I have encountered the CIOS, the joint British-American scientific intelligence teams roving Germany in the later stages of the war and immediately thereafter, in other texts with similar citations.

    As to the USN issue, yes that does make considerable sense. I have seen a discussion over at Axis History Forum about the benefits of the contact fuse with an end time fuse to burst contact shells before they could return to ground. I suppose fire direction would be more important to improve the 'kill rates'.

    At least the German low-level Flak units posted with the army to defend against fighter-bombers would receive a major boost, both against the Sturmovik and the various Western 'Jabos'. That situation is nearly the same as the USN experience.

    I understand the critique, but the tests, assuming of course that they were conducted, were used against a metal cable and were able to burst within 10 feet of it, so it stands to reason that metal guns, helmets, and tanks (plus other metal vehicles) could detonate the fuse just as readily.
    Last edited: Sep 17, 2011
  5. Mostlyharmless Well-Known Member

    Aug 23, 2008
    I would suggest that you contact Seer Stuart. He sent me a PM saying that he had an index and that CIOS report XXVI -1 (1945) called "The German artillery proximity fuse" was not listed. I have not seen the index and there may of course simply be an error in either the title or the index. There was mention of an index on an old thread at http://www.lwag.org/forums/showthread.php?p=24355 and there are some reports listed at http://www.fischer-tropsch.org/indexes/cios_rpt_itm21_index.pdf and at http://www.cdvandt.org/cios.htm. However those are only a sparse sampling. A real problem for the credibility of this information is the mention of Igor Witkowski, who is not taken as an authority by everyone http://forum.axishistory.com/viewtopic.php?t=50624&start=45 and http://en.wikipedia.org/wiki/Igor_Witkowski. Thus it would be nice if someone who believed that they had access to such a report would give enough details such as the name(s) of the author(s) to enable someone else to find it. There is a fine collection of doubtful data available on related topics http://skeptica.dk/artikler/?p=8267 although one should perhaps not confuse Kuhglocke(n) with Kugelblitz:confused:.
  6. Gunnarnz Well-Known Member

    Jan 15, 2011
    If I understand correctly, low-level flak was mostly lighter calibre autocannons - 20mm and 37mm were common calibres, I seem to recall. Getting a proximity fuse to work in such a small projectile is not trivial, and I'm not sure it's even possible today. There's also the issue that some AA shells do their damage by exploding near the target, others are so small that a direct hit is required to harm the target. A proximity fused 20mm shell, if such a thing is possible, might not have much of an effect if it went off 10' away. In short, there's probably a minimum practical size for a shell with a proximity fuse.
    It may also be relevant that the rate of fire of autocannons is high compared to a manually loaded gun. Using prox-fused shells would require an extremely large number available, increasing the cost and manufacturing resources involved.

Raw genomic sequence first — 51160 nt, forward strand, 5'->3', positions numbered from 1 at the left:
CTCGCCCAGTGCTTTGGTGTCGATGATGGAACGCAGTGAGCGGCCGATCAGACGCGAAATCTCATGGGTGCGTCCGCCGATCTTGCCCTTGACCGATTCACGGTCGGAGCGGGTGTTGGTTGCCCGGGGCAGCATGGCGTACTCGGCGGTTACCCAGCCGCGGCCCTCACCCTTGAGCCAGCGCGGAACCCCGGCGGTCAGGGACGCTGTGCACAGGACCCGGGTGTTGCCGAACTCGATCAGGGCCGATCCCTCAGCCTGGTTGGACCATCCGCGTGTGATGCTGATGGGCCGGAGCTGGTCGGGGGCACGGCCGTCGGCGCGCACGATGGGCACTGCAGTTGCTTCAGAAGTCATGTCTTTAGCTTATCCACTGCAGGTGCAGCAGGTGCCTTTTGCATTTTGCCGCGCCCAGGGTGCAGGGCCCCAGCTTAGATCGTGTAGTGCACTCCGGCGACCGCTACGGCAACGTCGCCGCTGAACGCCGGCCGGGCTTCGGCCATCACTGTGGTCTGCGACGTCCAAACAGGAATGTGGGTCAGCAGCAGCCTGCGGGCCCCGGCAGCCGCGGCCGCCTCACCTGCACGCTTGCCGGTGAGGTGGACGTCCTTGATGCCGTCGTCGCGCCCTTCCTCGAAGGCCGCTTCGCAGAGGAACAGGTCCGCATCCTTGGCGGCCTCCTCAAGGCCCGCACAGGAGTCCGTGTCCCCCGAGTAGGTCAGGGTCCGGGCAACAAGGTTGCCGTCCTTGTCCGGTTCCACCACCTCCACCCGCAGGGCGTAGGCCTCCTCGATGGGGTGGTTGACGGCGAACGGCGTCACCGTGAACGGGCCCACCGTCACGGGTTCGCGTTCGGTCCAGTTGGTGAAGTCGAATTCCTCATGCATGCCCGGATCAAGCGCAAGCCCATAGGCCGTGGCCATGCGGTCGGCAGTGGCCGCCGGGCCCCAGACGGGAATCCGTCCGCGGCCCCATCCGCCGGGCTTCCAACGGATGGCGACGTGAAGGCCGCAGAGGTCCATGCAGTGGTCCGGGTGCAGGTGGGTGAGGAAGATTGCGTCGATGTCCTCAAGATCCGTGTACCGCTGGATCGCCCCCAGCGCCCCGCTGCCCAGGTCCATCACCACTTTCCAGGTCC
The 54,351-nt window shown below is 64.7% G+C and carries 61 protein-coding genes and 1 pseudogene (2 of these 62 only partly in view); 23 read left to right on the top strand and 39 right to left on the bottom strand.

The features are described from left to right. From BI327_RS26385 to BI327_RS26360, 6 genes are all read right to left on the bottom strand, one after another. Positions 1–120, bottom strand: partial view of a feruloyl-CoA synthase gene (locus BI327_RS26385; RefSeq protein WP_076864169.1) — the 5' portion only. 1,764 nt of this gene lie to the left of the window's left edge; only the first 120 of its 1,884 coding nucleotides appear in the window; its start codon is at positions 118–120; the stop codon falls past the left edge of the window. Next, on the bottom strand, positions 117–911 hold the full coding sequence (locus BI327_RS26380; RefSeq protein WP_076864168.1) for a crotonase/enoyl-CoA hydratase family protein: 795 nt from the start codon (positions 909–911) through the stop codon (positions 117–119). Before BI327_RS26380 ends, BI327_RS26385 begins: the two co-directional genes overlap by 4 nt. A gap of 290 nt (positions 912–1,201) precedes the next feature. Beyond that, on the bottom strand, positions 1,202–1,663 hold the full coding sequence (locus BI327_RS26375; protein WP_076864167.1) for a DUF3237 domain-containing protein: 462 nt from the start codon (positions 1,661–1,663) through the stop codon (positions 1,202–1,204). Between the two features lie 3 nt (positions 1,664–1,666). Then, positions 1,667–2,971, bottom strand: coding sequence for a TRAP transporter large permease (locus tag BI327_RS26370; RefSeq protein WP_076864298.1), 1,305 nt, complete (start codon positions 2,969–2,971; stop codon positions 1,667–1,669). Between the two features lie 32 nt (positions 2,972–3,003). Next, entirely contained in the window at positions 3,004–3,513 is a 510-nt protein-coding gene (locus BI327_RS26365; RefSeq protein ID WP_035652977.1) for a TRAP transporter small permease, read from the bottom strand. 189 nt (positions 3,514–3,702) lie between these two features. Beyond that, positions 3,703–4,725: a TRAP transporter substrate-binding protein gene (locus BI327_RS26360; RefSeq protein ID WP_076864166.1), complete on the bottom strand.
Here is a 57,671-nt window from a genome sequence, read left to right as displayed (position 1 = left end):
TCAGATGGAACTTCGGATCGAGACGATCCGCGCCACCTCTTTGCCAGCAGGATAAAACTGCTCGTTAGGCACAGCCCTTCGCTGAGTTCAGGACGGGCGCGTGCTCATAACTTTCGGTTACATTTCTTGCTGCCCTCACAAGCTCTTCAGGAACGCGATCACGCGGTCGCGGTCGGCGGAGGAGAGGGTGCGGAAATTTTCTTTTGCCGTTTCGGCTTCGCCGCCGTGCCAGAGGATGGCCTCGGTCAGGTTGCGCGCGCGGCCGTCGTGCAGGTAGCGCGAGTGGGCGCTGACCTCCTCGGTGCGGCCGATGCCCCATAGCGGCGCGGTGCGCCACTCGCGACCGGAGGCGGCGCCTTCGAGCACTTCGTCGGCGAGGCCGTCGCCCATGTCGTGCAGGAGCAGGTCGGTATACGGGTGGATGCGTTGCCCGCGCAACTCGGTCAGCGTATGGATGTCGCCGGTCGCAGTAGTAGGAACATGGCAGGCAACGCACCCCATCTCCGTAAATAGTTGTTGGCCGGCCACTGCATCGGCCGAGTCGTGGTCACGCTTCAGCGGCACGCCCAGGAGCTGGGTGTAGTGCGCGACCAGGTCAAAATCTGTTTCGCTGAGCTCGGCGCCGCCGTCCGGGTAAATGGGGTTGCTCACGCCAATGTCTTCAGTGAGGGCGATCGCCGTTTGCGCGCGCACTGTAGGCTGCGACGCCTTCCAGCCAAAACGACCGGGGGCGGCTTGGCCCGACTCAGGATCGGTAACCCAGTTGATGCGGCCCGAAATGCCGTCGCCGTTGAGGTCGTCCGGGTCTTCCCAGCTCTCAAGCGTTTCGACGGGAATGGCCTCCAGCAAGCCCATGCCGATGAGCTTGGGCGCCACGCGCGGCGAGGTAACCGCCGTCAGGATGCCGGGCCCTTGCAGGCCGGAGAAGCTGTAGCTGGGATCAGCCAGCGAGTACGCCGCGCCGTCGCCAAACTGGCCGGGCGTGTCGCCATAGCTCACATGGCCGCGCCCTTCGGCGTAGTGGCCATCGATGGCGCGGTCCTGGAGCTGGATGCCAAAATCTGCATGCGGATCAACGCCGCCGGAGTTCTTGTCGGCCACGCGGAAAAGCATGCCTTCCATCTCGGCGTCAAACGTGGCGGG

Finally, there are some differences in the tactical situations the USN used AA weapons in vs that in western Europe. The USN generally didn't have to worry about terrain blocking their lines of sight and fire, for example. There are similarities, but I'd be cautious about claiming the situations were effectively identical.

    As for the cable causing detonation, I suspect it may have been carrying an electrical current when it caused the detonation (this would fit with the 'electrostatic' description of the fuse). Metal guns and helmets generally won't - vehicles with active electrical systems would, of course, but that is less useful than you might think. Air bursts, like artillery in general, are best against soft targets such as infantry. Armoured vehicles usually require very close explosions or (better yet) direct hits, which proximity fuses won't help with - by the time the shell is close enough to damage the vehicle, it's going to hit the ground and be detonated anyway.
    I think we need to know more about how the fuse works before I'm willing to sign off on it being effective as a means of causing artillery airbursts.
  7. phx1138 Bocagiste troll

    Jun 20, 2009
    Charlie Townsend's guest house
    A complete stop is just not on. Domestic politics means Winston has to keep the bombers flying to retaliate. The Brits will have to change tactics. To what, I'm less sure.
    I have my doubts they could "prevent" this entirely, proximity fuse or no. And if the Brits could mine the Danube at all, they had the ability to change approach & mine elsewhere...& the Germans could not defend every mile of river & canal in Occupied Europe.:eek:
  8. cortz#9 Obrltnt of Kampfgruppe Seelöw

    Mar 14, 2011
    From German Secret Weapons of the Second World War by Ian V. Hogg. Quote: Kranich and Fuchs, a radio operated fuze, are generally thought to have been the two German proximity fuze developments which stood a reasonable chance of working in actual service conditions. It has to be said that compared to the Allied development of a fuze to be launched in the far less stressed environment of a guided missile was a much simpler task, and had the Germans begun their work as the same time as the British (1940) they would undoubtedly have had a working fuze in use by 1944. But Kranich and Fuchs were only the tip of the proximity fuze iceberg; there were something like 35 proximity fuze projects unearthed by investigators after the war, almost all for aircraft or anti-aircraft missiles